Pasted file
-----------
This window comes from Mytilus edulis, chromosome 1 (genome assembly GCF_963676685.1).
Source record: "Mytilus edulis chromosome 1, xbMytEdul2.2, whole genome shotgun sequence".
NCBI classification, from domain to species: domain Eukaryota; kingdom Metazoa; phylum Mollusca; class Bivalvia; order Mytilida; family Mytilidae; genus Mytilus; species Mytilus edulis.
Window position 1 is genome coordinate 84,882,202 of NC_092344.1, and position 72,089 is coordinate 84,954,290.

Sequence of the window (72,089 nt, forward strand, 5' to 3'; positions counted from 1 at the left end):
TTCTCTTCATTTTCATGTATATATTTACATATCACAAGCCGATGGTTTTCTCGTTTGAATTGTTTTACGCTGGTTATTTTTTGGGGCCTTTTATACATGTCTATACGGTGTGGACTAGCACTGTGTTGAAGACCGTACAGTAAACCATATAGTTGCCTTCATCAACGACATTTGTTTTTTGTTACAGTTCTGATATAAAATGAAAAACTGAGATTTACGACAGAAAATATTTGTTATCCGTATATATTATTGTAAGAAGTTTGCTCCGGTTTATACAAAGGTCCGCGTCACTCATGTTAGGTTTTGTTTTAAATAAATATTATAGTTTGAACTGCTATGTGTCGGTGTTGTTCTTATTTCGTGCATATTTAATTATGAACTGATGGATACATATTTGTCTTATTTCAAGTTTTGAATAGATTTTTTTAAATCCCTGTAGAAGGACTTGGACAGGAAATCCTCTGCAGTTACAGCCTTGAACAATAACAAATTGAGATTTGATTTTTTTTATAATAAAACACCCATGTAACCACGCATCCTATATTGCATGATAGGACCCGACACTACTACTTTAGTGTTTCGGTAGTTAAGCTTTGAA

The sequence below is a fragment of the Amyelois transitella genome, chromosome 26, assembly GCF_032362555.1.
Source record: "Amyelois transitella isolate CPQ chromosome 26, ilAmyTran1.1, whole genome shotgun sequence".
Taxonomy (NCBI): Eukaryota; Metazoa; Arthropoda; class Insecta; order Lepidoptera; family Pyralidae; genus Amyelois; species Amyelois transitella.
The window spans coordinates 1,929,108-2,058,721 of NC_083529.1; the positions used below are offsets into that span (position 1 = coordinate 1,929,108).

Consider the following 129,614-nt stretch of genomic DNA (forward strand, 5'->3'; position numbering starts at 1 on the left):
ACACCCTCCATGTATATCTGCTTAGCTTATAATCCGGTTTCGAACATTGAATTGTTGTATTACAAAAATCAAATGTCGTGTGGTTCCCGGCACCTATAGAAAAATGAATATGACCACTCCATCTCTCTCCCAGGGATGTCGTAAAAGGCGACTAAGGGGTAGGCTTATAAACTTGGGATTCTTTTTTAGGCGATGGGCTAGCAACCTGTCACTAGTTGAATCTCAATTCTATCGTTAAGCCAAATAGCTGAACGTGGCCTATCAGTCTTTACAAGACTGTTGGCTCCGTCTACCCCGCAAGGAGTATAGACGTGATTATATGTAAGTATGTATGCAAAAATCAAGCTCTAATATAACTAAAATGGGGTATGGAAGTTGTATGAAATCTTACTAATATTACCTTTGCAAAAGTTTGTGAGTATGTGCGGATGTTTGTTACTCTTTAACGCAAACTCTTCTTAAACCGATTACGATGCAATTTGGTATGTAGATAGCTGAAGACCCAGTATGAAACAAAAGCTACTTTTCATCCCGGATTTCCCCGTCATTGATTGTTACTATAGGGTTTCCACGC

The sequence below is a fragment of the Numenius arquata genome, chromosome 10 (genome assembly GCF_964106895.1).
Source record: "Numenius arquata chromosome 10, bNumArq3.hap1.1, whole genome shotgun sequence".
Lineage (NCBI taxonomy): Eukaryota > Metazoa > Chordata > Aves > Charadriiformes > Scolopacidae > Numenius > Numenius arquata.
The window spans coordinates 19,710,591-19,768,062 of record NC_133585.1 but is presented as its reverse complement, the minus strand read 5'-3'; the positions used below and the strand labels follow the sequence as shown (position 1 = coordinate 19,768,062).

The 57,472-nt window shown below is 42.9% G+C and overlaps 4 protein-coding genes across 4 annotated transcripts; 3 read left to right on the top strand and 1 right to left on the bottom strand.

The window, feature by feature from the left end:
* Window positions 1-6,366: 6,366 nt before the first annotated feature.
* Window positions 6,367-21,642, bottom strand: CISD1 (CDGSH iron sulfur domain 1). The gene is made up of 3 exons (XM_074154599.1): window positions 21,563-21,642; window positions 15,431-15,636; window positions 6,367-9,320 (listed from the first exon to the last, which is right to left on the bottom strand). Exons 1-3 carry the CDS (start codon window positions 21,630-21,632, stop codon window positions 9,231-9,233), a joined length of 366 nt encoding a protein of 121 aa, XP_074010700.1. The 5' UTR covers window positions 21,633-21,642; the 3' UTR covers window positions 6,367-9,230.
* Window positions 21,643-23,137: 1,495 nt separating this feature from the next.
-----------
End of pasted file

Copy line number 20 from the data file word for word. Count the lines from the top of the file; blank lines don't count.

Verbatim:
* Window positions 6,367-21,642, bottom strand: CISD1 (CDGSH iron sulfur domain 1). The gene is made up of 3 exons (XM_074154599.1): window positions 21,563-21,642; window positions 15,431-15,636; window positions 6,367-9,320 (listed from the first exon to the last, which is right to left on the bottom strand). Exons 1-3 carry the CDS (start codon window positions 21,630-21,632, stop codon window positions 9,231-9,233), a joined length of 366 nt encoding a protein of 121 aa, XP_074010700.1. The 5' UTR covers window positions 21,633-21,642; the 3' UTR covers window positions 6,367-9,230.